Integrated Crop Management

Recent bean leaf beetle and bean pod mottle virus research

Soybean growers face a dilemma when considering management options for bean leaf beetles and bean pod mottle virus. Rayda Krell recently completed a research program at Iowa State University that focused on immediate solutions for this pest problem. This article summarizes her research from which we suggest some short-term management options.

Heavy feeding by bean leaf beetles causes scarred cotyledons, defoliated leaves, and stunted soybean seedlings.


One of the first steps in managing a pest organism is to understand its distribution and abundance (i.e., ecology). For example, knowing the rate of bean leaf beetle movement within or between soybean fields could allow more efficient management of bean pod mottle virus. One of Rayda's research components was monitoring the flight capacity of bean leaf beetles that were attached to a computer-monitored flight mill to record flight distance for 24 hours. Beetles (171 females) flew an average of 26 flights each and for more than 9 minutes. Most beetles (71 percent) flew less than 167 feet (average flight was 36 feet) with beetles collected in August flying the farthest. These studies indicated that overwintered beetles remain within fields after colonizing soybean in the spring; therefore, support is given to our management tactics during the field season. Thus, if beetles do not move between soybean fields early in the season, insecticide treatments will be more effective.

Bean pod mottle virus inoculum

Bean pod mottle virus is found throughout Iowa. Primary sources of inoculum for bean pod mottle virus included overwintered bean leaf beetles, seed-transmission from infected seed, and an alternate host (showy tick trefoil). Although the impact of these sources on soybean is not fully known, the earlier soybean is infected with virus the greater the effect on yield and seed quality. The combined effect of all inoculum sources may be important. Therefore, targeting a single inoculum source with a single management tactic to break the disease cycle may not be possible.

Short-term management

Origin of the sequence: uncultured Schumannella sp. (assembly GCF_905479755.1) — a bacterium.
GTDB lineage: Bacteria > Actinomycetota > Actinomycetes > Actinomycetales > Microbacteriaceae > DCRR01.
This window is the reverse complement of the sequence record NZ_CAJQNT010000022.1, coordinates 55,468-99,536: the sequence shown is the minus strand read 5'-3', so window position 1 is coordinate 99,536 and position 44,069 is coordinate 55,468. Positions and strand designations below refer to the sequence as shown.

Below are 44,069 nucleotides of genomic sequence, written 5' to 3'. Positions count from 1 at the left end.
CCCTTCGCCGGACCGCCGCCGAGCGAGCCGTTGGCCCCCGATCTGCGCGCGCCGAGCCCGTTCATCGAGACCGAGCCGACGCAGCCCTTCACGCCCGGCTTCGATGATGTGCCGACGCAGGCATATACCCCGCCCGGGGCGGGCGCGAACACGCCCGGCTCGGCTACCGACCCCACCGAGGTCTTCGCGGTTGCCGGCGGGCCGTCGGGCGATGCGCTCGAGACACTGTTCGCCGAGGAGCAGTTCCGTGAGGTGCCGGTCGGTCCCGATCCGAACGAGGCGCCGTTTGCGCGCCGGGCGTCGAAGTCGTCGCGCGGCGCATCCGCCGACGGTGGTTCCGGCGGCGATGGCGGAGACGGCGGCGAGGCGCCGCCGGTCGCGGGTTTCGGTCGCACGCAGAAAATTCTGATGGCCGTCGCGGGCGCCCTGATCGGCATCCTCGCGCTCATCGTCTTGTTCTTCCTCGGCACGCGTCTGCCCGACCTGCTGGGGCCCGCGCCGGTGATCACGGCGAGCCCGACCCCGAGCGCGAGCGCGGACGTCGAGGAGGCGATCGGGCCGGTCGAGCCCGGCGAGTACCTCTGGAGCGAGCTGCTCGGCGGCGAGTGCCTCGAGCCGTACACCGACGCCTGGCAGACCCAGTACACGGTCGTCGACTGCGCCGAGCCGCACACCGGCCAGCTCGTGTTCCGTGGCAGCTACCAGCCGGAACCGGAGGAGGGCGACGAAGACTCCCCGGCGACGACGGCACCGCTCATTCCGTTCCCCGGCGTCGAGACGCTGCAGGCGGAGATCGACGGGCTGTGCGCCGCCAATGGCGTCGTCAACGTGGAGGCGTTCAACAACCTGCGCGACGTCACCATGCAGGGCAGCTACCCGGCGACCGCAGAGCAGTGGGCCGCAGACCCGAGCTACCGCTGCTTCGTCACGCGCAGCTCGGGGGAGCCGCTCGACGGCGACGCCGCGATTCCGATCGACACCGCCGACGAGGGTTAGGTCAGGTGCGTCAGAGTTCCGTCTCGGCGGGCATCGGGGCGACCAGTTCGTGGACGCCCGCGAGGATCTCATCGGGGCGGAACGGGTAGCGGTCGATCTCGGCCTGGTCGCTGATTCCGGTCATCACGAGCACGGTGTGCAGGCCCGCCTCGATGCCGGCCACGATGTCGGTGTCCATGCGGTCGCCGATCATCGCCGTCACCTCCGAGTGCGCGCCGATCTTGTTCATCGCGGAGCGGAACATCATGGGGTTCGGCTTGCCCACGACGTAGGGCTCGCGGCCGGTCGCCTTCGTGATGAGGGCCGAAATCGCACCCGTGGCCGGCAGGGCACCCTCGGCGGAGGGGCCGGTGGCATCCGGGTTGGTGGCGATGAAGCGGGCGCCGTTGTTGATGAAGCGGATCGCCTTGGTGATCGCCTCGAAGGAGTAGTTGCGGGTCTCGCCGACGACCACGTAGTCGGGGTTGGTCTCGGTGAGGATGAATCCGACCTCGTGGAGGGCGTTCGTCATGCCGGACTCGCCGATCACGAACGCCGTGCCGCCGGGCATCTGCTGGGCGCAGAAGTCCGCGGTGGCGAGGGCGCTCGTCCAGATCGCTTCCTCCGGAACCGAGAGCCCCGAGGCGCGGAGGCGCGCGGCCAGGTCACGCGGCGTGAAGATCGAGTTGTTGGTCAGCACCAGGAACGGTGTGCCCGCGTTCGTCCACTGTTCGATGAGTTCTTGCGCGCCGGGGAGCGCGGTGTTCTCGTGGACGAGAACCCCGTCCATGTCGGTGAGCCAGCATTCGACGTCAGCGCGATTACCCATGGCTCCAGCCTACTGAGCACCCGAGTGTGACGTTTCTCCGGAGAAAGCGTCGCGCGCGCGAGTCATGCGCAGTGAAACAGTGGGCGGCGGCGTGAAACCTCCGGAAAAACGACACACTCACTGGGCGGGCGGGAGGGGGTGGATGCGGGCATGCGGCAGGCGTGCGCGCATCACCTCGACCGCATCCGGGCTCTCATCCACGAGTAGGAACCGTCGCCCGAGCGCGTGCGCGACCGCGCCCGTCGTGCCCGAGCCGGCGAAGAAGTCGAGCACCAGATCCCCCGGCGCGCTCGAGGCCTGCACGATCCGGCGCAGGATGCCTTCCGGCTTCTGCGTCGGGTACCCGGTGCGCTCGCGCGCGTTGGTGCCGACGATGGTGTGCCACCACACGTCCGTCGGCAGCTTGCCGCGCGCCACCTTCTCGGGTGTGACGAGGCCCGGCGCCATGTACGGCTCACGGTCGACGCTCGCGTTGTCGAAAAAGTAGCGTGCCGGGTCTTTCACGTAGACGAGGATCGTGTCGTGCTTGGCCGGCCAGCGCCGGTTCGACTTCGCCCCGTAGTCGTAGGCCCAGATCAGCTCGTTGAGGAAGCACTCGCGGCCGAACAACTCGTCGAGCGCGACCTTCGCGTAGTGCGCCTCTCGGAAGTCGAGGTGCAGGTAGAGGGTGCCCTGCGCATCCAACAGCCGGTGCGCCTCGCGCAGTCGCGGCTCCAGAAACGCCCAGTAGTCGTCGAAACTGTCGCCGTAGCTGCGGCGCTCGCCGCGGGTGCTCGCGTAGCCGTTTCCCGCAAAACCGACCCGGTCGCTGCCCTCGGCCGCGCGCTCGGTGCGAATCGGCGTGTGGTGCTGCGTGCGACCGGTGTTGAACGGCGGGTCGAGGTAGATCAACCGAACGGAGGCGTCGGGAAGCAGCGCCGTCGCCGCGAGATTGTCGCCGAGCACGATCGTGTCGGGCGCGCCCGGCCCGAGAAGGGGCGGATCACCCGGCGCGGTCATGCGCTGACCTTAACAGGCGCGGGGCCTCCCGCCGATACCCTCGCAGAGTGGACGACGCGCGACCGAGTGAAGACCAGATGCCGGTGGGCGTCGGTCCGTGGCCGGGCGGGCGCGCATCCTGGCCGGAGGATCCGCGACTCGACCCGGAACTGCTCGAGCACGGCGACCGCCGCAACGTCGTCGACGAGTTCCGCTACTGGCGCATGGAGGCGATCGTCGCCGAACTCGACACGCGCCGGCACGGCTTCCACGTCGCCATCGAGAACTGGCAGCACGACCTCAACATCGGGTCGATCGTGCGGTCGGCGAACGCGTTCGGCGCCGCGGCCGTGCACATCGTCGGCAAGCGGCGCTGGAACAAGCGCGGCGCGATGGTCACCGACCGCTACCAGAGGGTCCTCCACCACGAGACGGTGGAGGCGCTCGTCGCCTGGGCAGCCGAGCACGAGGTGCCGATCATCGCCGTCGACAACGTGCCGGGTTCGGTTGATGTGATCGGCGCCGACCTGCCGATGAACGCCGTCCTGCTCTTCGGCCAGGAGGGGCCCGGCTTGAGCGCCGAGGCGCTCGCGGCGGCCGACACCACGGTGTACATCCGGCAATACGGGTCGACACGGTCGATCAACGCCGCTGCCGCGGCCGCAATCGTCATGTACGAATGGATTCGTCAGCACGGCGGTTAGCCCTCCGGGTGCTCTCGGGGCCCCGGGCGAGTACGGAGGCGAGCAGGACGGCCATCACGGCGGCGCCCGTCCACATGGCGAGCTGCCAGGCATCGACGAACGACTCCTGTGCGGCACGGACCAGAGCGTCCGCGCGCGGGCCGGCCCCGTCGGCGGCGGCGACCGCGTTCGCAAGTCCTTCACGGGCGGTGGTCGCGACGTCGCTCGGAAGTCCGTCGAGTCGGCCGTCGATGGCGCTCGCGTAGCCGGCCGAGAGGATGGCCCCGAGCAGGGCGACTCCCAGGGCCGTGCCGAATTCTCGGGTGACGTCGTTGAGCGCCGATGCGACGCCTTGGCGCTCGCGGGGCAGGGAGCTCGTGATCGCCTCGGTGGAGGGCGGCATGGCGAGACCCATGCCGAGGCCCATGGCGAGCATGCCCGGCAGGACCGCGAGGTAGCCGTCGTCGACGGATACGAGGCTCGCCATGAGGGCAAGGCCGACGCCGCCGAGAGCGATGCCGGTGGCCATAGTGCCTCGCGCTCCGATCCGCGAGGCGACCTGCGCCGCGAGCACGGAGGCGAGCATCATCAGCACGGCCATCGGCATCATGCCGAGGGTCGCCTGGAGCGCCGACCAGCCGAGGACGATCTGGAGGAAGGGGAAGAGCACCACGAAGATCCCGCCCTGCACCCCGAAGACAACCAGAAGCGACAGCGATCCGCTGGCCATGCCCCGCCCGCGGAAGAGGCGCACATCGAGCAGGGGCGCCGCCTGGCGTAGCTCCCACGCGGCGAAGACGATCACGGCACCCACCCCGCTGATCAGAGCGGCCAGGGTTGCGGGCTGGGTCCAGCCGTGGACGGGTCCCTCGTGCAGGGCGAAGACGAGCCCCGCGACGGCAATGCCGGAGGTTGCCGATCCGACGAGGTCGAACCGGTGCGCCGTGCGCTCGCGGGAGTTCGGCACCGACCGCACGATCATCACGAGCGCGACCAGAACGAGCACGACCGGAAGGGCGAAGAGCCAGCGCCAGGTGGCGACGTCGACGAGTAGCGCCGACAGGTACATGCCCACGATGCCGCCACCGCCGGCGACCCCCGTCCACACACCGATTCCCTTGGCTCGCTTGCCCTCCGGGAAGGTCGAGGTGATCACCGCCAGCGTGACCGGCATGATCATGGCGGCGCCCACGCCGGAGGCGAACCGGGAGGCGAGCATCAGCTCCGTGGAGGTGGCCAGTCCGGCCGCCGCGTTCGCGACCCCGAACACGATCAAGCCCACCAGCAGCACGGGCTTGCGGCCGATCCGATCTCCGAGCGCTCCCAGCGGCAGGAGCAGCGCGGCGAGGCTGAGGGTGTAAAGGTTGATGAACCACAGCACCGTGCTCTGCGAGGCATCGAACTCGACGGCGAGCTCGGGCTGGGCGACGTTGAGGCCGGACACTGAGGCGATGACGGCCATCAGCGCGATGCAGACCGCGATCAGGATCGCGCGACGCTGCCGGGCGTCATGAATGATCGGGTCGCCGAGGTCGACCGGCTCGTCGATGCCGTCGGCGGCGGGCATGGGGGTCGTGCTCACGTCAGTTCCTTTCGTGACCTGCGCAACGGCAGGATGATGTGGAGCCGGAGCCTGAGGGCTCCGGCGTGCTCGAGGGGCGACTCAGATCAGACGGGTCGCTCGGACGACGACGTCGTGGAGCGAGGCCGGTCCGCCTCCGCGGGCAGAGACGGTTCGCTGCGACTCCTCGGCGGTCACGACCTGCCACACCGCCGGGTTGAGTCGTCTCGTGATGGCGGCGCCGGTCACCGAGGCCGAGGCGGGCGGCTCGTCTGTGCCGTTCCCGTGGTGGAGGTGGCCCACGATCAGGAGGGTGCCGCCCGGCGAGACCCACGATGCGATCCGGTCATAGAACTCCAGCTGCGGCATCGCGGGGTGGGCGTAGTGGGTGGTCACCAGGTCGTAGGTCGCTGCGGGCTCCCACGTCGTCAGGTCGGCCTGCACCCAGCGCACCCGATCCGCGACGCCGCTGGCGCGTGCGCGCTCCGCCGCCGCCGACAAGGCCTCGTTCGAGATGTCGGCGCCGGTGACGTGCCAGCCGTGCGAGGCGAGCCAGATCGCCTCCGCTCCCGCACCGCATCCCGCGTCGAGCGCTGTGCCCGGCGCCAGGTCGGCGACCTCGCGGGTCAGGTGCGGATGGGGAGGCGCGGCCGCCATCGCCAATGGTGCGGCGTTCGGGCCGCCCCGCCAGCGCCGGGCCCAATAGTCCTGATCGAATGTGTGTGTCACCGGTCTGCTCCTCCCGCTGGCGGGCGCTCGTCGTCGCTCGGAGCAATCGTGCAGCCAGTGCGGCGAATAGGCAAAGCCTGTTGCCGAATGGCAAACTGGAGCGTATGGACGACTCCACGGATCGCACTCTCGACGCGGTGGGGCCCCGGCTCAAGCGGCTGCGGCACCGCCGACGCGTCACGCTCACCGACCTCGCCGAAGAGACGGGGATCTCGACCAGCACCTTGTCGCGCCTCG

Rayda's studies also provided insight into how a short-term management strategy could be developed for bean pod mottle virus. Studies were conducted in 2000-2003 to examine, in separate experiments, timed applications of Warrior (2.5 oz/acre) and planting dates (four dates, from mid-March through mid-June).

Insecticide applications

Three chemical control tactics (one early-, two early-, one early- and mid-season Warrior application, and an untreated check) were used on large plots (at least 500 ft in length and 48 rows in width). Commodity and food-grade soybean were used, and the efficacy of the management tactics was assessed by many factors (e.g., beetle counts, seasonal virus incidence, virus incidence in seed, seed damage and mottling, and yield). Bean leaf beetles were most abundant in the untreated check during the majority of the growing season. One early- and mid-season Warrior application performed the best, having the lowest amount of virus (less than 40 percent, an economic level of damage), best seed quality, and highest yield. The best-performing treatment would have cost $14/acre with the average price of soybean during the study years being $4.50/bushel. At these two prices, the gain threshold (i.e., break-even yield) was 3.11 bushels/acre; the optimal treatment protected yield by 6.5 bushels/acre. Additionally, the one early- and mid-season Warrior application kept second-generation beetle populations below economic thresholds for pod feeding. This finding indicates that growers managing for bean pod mottle virus may not need to treat soybean for late-season pod injury.

Soybean planting date

Finally, Rayda examined the potential of soybean planting date, a potential cultural method of managing bean pod mottle virus. Planting dates were determined based on growing degree days planted at 34, 78, 217, and 387 base 10°C. Small plots were used (four or eight rows less than 50 feet in length). These small plot sizes probably contributed to beetle movement between plots, and thus no significant differences were detected between planting date and bean pod mottle virus. However, a mid-May planting date may be a sufficient starting point for reducing initial virus transmission. No adverse affects were found by planting later in this study. This study concluded that not planting early is an option with few risks and some possible benefits, including reduced bean leaf beetle populations and a reduction in bean pod mottle virus incidence.

We are currently studying longer-term management strategies for this pest complex and will present our findings as they become available.

This article originally appeared on pages 50-51 of the IC-490 (6) -- April 28, 2003 issue.

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